BOULDER – Federal Communications Commission Chairman Tom Wheeler on Monday forcefully defended the agency’s intent to regulate the Internet as a utility, stating that the agency’s goal is to keep the ‘Net “fast, fair and open for all Americans” while encouraging incentives for investment.
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Speaking at a two-day seminar on broadband policy at the University of Colorado Boulder, Wheeler noted that “today’s Internet is the product of broadband connectivity” but that 17 percent of U.S. households – disproportionately in rural and tribal areas – don’t have access to what’s now defined as fast online speeds: 25 megabits per second for downloads and three mb/s for uploads. And for those households that do have high-speed connections, he added, “75 percent can only choose from one carrier.”
“There’s a lack of meaningful competition,” Wheeler said. “Where there is no choice, the market can’t work.”
Often, Wheeler said, connectivity issues aren’t as much about speed as about bandwidth sucked dry by simultaneous connections. “A typical American family of four has seven broadband-connected devices,” he said. “The FCC should establish a standard that makes sure innovation isn’t held back by network capacity.”
The five-person FCC will vote Feb. 26 on Wheeler’s White House-backed “net neutrality” proposal to apply “a modernized version” of Title II of the Telecommunications Act of 1934 to broadband providers, essentially classifying Internet service providers as public utilities, an option that cable companies and other providers have vigorously opposed. Among other things, the classification would prohibit ISPs from imposing surcharges for faster service while leaving less-wealthy customers with slower speeds. “It would ban paid prioritization, and apply equally to wired and wireless services,” he said.
Too often, service has been provided by “gatekeepers serving their own interests,” Wheeler said, adding that “in 19 states, a fair and open Internet is blocked by restrictive state laws lobbied for by incumbent broadband providers. I’m recommending that the FCC pre-empt those laws. … States should not be placing barriers on open networks.”
Opponents to the plan cite several potential pitfalls and express fears that the FCC could dictate pricing that ISPs charge consumers and content providers, thus stifling competition and innovation. Wheeler disputed that contention.
“If an industry action hurts consumers, competition or innovation,” he said, “the FCC will have the authority to throw a flag.”
Earlier Monday, Federal Trade Commission chairwoman Edith Ramirez told the audience that her agency’s goal has been to encourage “best-practices recommendations, not legislation” that would mean “more transparency for consumers, so they have options.”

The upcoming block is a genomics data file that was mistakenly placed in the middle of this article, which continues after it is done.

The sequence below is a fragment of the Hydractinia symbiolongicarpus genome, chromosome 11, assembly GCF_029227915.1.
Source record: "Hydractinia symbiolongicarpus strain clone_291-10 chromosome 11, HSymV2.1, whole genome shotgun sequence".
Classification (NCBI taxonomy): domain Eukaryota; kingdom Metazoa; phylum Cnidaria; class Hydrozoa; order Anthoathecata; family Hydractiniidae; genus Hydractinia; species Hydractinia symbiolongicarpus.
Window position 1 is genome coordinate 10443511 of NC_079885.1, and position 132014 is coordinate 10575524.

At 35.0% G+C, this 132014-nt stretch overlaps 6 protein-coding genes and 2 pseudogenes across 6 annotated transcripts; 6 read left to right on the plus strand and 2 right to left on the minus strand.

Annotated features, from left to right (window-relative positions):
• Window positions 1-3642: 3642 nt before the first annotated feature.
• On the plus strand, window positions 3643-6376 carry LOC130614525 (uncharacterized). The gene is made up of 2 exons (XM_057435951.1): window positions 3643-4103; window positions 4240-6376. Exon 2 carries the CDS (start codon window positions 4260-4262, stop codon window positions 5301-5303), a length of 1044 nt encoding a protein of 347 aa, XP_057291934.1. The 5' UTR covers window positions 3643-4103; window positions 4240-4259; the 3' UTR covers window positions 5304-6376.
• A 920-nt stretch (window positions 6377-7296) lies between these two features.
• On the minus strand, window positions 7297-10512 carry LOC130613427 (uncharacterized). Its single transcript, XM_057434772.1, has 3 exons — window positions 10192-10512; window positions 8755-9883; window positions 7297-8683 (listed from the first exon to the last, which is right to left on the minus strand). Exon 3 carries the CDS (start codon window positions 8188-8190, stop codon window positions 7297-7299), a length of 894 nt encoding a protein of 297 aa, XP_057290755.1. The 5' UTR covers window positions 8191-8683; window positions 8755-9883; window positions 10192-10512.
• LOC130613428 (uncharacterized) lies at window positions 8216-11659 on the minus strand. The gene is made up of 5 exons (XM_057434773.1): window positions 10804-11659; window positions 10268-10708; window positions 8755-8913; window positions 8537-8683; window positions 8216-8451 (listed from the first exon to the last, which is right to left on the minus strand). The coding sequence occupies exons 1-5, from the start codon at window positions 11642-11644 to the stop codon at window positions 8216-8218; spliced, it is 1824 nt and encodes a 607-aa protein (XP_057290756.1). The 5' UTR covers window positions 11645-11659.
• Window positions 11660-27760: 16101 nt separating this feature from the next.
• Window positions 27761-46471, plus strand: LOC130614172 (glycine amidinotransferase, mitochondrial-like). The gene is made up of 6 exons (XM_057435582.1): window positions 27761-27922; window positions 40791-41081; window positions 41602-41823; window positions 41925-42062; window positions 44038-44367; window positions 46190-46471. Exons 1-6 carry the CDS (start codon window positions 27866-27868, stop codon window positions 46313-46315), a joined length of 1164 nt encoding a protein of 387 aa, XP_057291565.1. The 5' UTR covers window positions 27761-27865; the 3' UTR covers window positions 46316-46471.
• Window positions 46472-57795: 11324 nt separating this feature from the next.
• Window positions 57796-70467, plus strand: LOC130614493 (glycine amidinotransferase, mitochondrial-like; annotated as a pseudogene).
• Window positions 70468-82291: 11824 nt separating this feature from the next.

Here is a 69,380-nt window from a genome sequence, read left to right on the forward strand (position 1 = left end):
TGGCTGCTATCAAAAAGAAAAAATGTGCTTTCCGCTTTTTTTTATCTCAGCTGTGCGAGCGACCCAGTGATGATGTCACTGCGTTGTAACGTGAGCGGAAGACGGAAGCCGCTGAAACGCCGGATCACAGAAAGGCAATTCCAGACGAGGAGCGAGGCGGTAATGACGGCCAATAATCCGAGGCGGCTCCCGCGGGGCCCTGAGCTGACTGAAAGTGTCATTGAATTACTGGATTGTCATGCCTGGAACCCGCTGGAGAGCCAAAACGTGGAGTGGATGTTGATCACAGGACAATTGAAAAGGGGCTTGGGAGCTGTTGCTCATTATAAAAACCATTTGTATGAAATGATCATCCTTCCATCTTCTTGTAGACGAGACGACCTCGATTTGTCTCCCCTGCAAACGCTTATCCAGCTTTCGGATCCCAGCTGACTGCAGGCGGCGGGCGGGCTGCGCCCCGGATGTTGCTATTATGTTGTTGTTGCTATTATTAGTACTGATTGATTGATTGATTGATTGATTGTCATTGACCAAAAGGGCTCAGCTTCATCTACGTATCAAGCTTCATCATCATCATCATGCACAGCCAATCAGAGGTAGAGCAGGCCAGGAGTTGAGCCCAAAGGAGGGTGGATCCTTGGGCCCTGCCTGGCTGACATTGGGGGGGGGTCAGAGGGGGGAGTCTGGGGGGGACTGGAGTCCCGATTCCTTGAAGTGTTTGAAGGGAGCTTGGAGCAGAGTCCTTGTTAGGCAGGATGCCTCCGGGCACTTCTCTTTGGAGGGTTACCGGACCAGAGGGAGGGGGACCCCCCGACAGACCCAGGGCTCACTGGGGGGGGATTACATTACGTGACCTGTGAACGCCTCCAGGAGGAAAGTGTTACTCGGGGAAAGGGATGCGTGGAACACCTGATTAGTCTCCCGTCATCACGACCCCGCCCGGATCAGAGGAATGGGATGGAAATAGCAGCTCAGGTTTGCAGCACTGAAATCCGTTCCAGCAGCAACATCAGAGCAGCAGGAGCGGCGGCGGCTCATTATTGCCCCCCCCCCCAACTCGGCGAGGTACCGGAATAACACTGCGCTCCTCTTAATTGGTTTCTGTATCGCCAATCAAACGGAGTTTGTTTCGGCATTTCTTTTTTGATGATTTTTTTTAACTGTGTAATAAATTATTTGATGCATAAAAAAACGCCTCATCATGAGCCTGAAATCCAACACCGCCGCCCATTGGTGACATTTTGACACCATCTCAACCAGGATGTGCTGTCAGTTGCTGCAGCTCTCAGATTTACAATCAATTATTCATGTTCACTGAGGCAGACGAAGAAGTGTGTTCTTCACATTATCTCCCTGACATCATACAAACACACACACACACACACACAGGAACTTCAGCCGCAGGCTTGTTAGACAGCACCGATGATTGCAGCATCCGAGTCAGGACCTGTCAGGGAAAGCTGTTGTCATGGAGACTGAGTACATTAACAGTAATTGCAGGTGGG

She said her agency, like the FCC, is concerned about evening out the “digital divide” between wealthy and less-affluent citizens.
“For example, Boston offered people an app to locate potholes,” she said, “but that meant the data would likely be skewed toward more affluent areas. So they also issued the app to city inspectors, so other parts of the city would be covered as well.
“There might be some biases we need to be aware of,” she said. “How do we make sure Big Data is used for economic inclusion, not exclusion?”
With data breaches such as those at Anthem Blue Cross, Best Buy, Chick-fil-A and Target grabbing headlines and leaving consumers’ private information in the hands of hackers, she said, protecting personal information is more important than ever.
The FTC has been encouraging corporations to think harder about “how much information do you want to retain, for how long and accessible to whom,” Ramirez said, citing the hazards of “information trailing people.” For one consumer, she said, “every time his name was searched, the first thing that came up was a foreclosure 16 years ago.”
That’s why her agency has been advocating what Ramirez called “data hygiene,” including urging insurance companies to reassess keeping records of both current and former policyholders. “The less information you collect, the less-attractive target you’ll be,” she said, adding “That’s ‘target’ with a small ‘T’.”
Wheeler and Ramirez spoke to the closing session of a two-day conference, “The Digital Broadband Migration: First Principles for a 21st-Century Innovation Policy,” which was sponsored by the Silicon Flatirons Center and the Colorado Technology Law Journal and held at CU’s Wolf Law Building.